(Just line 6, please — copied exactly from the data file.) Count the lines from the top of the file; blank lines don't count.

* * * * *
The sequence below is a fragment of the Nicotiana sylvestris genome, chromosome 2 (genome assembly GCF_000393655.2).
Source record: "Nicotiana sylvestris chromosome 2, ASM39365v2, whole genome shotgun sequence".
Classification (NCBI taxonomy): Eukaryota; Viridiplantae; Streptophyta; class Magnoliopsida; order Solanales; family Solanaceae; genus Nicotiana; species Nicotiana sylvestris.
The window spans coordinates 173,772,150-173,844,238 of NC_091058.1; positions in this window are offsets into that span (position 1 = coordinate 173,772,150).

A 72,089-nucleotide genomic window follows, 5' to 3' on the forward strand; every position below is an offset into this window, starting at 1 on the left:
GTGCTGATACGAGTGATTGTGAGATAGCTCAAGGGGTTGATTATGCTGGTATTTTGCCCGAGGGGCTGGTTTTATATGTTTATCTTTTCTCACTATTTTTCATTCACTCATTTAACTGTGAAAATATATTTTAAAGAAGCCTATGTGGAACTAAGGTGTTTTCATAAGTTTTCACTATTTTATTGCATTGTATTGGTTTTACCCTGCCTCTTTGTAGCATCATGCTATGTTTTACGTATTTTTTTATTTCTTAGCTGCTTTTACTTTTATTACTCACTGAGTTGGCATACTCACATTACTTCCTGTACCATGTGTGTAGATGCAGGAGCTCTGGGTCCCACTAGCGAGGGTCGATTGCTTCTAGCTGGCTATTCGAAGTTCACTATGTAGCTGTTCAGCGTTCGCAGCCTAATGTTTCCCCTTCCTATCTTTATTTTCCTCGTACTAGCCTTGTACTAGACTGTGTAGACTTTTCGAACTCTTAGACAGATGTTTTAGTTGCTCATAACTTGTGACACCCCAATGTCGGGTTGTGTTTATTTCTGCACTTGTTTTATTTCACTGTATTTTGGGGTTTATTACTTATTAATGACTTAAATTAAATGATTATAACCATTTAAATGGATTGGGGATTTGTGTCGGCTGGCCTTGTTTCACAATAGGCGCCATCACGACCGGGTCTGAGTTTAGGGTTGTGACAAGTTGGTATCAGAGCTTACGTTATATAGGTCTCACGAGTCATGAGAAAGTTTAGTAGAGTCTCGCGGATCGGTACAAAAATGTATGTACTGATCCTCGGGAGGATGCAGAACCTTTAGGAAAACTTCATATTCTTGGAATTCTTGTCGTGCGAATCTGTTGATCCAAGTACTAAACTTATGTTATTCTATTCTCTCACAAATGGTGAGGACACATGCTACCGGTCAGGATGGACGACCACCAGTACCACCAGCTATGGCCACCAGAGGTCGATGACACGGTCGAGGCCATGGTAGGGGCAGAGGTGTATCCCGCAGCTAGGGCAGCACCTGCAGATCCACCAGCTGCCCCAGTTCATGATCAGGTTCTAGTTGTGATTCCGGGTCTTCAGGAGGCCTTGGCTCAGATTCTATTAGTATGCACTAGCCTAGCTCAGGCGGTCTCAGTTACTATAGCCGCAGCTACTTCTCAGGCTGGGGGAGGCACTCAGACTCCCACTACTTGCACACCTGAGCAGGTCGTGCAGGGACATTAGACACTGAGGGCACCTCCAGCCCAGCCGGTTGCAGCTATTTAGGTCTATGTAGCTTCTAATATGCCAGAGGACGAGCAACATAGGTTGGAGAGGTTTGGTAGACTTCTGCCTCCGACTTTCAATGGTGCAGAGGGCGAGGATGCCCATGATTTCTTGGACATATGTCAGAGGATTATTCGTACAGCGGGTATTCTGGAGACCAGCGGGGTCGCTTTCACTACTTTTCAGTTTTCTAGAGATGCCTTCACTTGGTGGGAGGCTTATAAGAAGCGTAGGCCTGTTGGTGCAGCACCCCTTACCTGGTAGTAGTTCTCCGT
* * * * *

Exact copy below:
GTGCTGATACGAGTGATTGTGAGATAGCTCAAGGGGTTGATTATGCTGGTATTTTGCCCGAGGGGCTGGTTTTATATGTTTATCTTTTCTCACTATTTTTCATTCACTCATTTAACTGTGAAAATATATTTTAAAGAAGCCTATGTGGAACTAAGGTGTTTTCATAAGTTTTCACTATTTTATTGCATTGTATTGGTTTTACCCTGCCTCTTTGTAGCATCATGCTATGTTTTACGTATTTTTTTATTTCTTAGCTGCTTTTACTTTTATTACTCACTGAGTTGGCATACTCACATTACTTCCTGTACCATGTGTGTAGATGCAGGAGCTCTGGGTCCCACTAGCGAGGGTCGATTGCTTCTAGCTGGCTATTCGAAGTTCACTATGTAGCTGTTCAGCGTTCGCAGCCTAATGTTTCCCCTTCCTATCTTTATTTTCCTCGTACTAGCCTTGTACTAGACTGTGTAGACTTTTCGAACTCTTAGACAGATGTTTTAGTTGCTCATAACTTGTGACACCCCAATGTCGGGTTGTGTTTATTTCTGCACTTGTTTTATTTCACTGTATTTTGGGGTTTATTACTTATTAATGACTTAAATTAAATGATTATAACCATTTAAATGGATTGGGGATTTGTGTCGGCTGGCCTTGTTTCACAATAGGCGCCATCACGACCGGGTCTGAGTTTAGGGTTGTGACAAGTTGGTATCAGAGCTTACGTTATATAGGTCTCACGAGTCATGAGAAAGTTTAGTAGAGTCTCGCGGATCGGTACAAAAATGTATGTACTGATCCTCGGGAGGATGCAGAACCTTTAGGAAAACTTCATATTCTTGGAATTCTTGTCGTGCGAATCTGTTGATCCAAGTACTAAACTTATGTTATTCTATTCTCTCACAAATGGTGAGGACACATGCTACCGGTCAGGATGGACGACCACCAGTACCACCAGCTATGGCCACCAGAGGTCGATGACACGGTCGAGGCCATGGTAGGGGCAGAGGTGTATCCCGCAGCTAGGGCAGCACCTGCAGATCCACCAGCTGCCCCAGTTCATGATCAGGTTCTAGTTGTGATTCCGGGTCTTCAGGAGGCCTTGGCTCAGATTCTATTAGTATGCACTAGCCTAGCTCAGGCGGTCTCAGTTACTATAGCCGCAGCTACTTCTCAGGCTGGGGGAGGCACTCAGACTCCCACTACTTGCACACCTGAGCAGGTCGTGCAGGGACATTAGACACTGAGGGCACCTCCAGCCCAGCCGGTTGCAGCTATTTAGGTCTATGTAGCTTCTAATATGCCAGAGGACGAGCAACATAGGTTGGAGAGGTTTGGTAGACTTCTGCCTCCGACTTTCAATGGTGCAGAGGGCGAGGATGCCCATGATTTCTTGGACATATGTCAGAGGATTATTCGTACAGCGGGTATTCTGGAGACCAGCGGGGTCGCTTTCACTACTTTTCAGTTTTCTAGAGATGCCTTCACTTGGTGGGAGGCTTATAAGAAGCGTAGGCCTGTTGGTGCAGCACCCCTTACCTGGTAGTAGTTCTCCGT